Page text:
This is how R.C. Majumdar, one of the greatest and encyclopaedic historians of the world described the state of history writing in India in the immediate aftermath of attaining Independence. This quote appears in the preface to the First Volume of the three-volume, definitive History of the Freedom movement in India published in 1962.[i]
The last volume of the 11-Volume magnum opus The History and Culture of the Indian People under his general editorship chronicles India’s freedom struggle. However, his History of the Freedom movement in India (HFMI) treats this great episode in world history independently. It has given us a work of history that remains unsurpassed even today. It is a natural classic. That it is the work of just one man is an extraordinary tale of inspiration and a lesson of life in its own right.
The story of how the History of the Freedom movement in India came to be written deserves multiple retellings not in the least because it was deliberately, disgracefully suppressed and buried for more than sixty years—that is, till the communist stranglehold on public discourse and history was permanently shattered. Most importantly, the story needs to be told for the sake of our children of today, and their children of tomorrow.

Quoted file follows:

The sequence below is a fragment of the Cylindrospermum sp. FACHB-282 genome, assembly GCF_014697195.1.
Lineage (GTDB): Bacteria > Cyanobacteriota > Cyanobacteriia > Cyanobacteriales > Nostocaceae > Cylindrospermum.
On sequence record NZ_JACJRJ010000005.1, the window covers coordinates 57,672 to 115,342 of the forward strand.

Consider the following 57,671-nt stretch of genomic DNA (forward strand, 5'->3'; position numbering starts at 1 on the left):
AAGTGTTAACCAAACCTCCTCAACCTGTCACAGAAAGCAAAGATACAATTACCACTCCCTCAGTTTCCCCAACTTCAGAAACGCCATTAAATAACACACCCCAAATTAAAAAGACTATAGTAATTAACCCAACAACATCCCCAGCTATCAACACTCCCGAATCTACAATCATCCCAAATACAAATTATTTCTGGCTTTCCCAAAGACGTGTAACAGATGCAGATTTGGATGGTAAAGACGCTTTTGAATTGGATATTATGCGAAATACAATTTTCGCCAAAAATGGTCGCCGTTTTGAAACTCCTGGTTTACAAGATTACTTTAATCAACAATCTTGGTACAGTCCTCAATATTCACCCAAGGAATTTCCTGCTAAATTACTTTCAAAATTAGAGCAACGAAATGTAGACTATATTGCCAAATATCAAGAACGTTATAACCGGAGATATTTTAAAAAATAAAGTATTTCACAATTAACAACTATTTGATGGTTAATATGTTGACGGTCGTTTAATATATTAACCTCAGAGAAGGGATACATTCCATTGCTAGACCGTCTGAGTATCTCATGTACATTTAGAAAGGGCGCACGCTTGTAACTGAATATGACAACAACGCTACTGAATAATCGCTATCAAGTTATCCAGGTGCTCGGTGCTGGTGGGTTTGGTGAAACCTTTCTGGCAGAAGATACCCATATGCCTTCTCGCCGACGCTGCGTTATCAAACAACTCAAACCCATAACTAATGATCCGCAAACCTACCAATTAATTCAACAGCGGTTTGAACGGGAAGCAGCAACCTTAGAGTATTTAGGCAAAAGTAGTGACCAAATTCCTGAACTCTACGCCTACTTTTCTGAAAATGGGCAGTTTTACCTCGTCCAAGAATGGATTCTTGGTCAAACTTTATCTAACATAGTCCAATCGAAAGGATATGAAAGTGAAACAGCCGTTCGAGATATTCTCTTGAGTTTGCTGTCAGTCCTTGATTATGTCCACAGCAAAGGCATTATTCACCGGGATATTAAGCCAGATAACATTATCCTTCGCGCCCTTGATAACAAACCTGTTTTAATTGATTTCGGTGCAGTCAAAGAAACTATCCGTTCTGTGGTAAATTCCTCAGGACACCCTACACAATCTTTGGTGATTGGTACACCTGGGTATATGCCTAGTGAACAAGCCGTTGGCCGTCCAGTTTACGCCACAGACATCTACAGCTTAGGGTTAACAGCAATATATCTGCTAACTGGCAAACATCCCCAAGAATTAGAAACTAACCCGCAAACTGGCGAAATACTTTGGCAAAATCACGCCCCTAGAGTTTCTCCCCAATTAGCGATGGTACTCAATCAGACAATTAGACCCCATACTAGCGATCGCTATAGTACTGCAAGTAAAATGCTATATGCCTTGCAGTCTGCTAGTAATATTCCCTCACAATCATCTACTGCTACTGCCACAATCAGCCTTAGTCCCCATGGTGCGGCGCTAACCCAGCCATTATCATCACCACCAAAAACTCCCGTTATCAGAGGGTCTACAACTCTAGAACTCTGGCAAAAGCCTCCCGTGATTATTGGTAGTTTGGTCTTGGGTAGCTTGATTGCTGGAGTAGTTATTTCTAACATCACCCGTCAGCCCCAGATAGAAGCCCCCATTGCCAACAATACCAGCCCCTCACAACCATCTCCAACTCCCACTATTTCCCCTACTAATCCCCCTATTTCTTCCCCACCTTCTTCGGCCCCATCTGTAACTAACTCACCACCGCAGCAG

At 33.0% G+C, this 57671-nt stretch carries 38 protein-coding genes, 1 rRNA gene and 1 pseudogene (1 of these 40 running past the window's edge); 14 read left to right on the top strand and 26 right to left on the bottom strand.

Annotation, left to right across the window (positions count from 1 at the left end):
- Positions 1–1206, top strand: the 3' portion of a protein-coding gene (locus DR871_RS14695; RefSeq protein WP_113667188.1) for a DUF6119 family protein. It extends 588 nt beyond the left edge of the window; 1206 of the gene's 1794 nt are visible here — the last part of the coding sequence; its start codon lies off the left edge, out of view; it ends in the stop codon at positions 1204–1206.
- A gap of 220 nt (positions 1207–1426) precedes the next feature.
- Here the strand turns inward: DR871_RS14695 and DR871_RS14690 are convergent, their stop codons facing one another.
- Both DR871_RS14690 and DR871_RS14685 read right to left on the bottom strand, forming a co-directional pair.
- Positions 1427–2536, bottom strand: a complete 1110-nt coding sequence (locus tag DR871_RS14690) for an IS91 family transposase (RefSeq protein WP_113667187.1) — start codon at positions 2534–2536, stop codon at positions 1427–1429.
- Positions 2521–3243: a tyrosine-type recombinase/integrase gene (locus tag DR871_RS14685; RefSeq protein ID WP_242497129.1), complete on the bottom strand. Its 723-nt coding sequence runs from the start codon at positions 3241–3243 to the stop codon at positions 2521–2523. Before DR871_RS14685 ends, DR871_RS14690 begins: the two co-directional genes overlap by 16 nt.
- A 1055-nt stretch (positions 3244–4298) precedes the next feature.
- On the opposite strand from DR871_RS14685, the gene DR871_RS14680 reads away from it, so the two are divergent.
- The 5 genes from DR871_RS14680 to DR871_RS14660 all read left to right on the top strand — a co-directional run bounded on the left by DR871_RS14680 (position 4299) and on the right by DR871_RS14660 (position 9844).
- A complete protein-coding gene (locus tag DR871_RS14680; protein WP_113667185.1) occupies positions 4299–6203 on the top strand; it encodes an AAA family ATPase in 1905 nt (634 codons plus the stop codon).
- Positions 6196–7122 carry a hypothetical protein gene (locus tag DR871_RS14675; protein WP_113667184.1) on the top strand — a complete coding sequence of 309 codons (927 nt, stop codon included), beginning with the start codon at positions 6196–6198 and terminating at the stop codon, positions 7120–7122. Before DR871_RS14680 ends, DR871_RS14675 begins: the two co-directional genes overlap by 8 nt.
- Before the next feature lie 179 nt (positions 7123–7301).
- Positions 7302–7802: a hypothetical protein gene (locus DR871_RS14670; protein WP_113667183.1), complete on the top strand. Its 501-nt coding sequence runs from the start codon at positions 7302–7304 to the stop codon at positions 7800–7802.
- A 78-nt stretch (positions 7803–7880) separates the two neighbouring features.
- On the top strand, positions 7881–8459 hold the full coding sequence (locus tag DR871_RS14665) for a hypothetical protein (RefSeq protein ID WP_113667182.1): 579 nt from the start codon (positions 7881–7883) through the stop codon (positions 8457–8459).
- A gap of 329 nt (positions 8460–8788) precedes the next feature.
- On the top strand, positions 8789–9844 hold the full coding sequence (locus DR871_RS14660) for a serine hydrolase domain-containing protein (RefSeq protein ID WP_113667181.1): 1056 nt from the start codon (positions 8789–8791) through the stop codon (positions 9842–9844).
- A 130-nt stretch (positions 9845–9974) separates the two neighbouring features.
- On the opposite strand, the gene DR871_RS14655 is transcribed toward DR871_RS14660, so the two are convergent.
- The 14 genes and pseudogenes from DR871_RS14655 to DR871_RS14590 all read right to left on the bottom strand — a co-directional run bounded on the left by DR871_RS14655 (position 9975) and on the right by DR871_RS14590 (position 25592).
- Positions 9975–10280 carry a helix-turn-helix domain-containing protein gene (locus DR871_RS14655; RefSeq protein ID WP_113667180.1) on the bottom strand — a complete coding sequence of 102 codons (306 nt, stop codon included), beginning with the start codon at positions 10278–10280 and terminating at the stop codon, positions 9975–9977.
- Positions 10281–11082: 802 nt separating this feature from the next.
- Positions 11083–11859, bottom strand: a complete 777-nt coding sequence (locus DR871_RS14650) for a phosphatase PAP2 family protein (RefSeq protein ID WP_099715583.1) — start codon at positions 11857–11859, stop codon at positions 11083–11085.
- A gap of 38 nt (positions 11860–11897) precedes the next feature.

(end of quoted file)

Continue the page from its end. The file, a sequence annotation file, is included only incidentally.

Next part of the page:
That our Marxists-Communists-Secularists-Progressives-Left-Liberals have subverted our history among other things is largely well-known. However, if you thought that they were the pioneers of this historical and intellectual insurgency, think again.
The roots of the rot had begun to sink in deep and take shape elsewhere.
In 1948, R.C. Majumdar submitted a proposal to the Government to write an authentic and truthful history of the freedom struggle, a fact that he records in some detail in the Appendix of Volume 1 of HFMI.[ii] This first-ever proposal on this much-needed endeavour was accepted.